Pupils set to benefit from safer school travel

Cllr Chris Goodwin, Cabinet Member for Neighbourhoods; Headteacher, Mrs Amy Wainwright; Greater Manchester Active Travel Commissioner Dame Sarah Storey and Leader of the Council Councillor Arooj Shah at St. Anne’s C.E. Primary School in Royton.

• More than 250 residents participated in our Safe and Active Travel to School Audit, providing valuable input.
• Oldham Council will now act on these findings by implementing various measures.

New plans are being put in place to help children to walk or cycle to school in Oldham more safely.

This comes after more than 250 residents took part in the Council’s Safe and Active Travel to School Audit, which aimed to gather insights on how to make children’s travel to school more safe, healthy and environmentally friendly.

Through a combination of assessments, surveys from parents and residents, and workshops with schools; ideas and recommendations have now been put forward which will now be put into practice by Oldham Council.

Cllr Chris Goodwin, the cabinet member for Neighbourhoods said: “We know many children and their parents want to walk or cycle to school, but they find it difficult for a whole range of reasons, such as a lack of safe routes or available cycle parking. 

“I’m therefore really pleased that children, families and school staff have had their say in this important piece of work. We’ve listened to their feedback and I’m proud that new plans will now be put into action.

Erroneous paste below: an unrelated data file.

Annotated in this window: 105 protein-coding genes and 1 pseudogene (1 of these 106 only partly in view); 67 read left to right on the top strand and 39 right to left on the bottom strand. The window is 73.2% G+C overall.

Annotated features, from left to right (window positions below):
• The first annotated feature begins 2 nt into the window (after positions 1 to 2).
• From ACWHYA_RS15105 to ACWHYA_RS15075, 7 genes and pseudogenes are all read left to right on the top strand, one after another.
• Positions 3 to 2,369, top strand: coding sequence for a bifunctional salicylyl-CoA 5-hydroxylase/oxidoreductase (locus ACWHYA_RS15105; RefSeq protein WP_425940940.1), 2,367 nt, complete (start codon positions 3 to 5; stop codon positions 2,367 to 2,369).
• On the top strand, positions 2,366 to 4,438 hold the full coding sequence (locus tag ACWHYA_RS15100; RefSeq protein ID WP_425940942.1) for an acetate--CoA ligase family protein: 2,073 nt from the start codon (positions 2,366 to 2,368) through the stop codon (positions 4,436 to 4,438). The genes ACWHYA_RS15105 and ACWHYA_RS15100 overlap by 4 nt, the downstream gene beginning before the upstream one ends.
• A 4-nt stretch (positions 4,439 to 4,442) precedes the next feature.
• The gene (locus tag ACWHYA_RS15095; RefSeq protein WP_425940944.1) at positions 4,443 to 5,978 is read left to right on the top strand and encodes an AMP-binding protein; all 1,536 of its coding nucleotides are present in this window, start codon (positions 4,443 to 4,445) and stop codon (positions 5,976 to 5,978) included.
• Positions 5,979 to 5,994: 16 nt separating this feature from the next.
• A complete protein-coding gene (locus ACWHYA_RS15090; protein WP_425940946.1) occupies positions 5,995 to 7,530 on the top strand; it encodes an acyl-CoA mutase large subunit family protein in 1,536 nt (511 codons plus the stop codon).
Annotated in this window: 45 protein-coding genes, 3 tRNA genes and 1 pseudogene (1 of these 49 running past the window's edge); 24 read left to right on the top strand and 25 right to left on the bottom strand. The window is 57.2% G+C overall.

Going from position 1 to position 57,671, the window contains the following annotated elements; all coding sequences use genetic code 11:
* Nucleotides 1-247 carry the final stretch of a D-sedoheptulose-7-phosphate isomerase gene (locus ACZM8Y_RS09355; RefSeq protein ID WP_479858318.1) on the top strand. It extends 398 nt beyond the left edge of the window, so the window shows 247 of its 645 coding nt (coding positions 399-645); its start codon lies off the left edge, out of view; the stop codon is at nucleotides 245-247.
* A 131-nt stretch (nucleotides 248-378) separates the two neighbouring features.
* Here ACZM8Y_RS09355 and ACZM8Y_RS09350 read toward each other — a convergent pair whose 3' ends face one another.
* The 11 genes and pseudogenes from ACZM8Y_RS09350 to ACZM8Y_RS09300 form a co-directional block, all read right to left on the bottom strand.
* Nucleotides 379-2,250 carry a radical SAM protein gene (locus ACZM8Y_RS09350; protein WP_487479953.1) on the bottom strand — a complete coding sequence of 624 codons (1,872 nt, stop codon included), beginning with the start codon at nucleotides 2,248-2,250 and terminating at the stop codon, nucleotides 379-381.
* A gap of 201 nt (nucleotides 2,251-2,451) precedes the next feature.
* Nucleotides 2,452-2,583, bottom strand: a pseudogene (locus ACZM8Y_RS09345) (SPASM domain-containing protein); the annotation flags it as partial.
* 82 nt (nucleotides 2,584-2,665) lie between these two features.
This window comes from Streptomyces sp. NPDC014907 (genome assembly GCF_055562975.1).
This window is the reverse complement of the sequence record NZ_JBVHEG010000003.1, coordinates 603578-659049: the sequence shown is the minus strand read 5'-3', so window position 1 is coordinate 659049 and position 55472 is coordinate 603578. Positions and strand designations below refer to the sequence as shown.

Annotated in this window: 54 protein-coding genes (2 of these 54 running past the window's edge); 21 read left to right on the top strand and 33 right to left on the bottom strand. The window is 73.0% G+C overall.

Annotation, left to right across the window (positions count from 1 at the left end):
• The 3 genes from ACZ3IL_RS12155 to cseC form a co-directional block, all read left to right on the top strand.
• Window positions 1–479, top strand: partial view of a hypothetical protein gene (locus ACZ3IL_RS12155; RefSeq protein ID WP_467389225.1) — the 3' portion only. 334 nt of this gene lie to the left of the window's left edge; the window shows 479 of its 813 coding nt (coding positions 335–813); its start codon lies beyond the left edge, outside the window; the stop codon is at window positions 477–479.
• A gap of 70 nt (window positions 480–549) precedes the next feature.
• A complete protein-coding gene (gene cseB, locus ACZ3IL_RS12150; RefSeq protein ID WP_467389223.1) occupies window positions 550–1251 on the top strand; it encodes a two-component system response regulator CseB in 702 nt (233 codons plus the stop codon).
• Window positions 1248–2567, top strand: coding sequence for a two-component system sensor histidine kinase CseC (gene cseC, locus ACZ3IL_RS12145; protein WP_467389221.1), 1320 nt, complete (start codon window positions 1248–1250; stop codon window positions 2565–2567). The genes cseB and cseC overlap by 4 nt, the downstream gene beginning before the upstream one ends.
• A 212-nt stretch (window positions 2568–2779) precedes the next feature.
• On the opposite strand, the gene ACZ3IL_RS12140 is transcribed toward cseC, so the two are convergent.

“This will make a real difference towards making our streets safer for young people in Oldham, while reducing our carbon footprint at the same time.”

Several concerning trends prompted the need for the audit, including a significant decline in the number of primary school children walking to school.

Currently, only half of primary school children in the UK walk to school, compared to 70% in the 1970s (Source – Department for Transport). The majority of pupils now rely on cars for commuting, contributing to congestion during peak hours. Additionally, there has been a decline in walking levels, increased collision rates during school commute times, deteriorating health outcomes among pupils, and the pressing need to address climate change.

The findings highlight the urgent need for action. Data collected from ‘hands up’ surveys of pupils in Oldham along with postcode data collected from schools reveal that despite living within a 1 to 2 mile catchment area, on average only half of primary school children across Oldham walk to school.

The audit has identified three primary priorities: Safety, Access, and Amenity. Recommendations include expanding School Streets, implementing 20 mph zones around schools, ensuring inclusive design for accessibility, enhancing cycle parking facilities, and introducing green infrastructure and pocket parks to enrich the school travel experience.

Our School Streets programme is already active, with trials underway at St Anne’s Primary School, Royton and Buckstones Primary School, Shaw and more being planned in the near future but the audit suggests more should be introduced in the future.

Oldham Council is committed to implementing the audit’s recommendations to create a safer, more accessible, and enjoyable environment for school travel. Through these changes, we aim to enhance health outcomes for children, alleviate traffic congestion and pollution, and contribute to the borough’s goal of achieving carbon neutrality by 2030.

  • Download our Safe and Active Travel to School Audit

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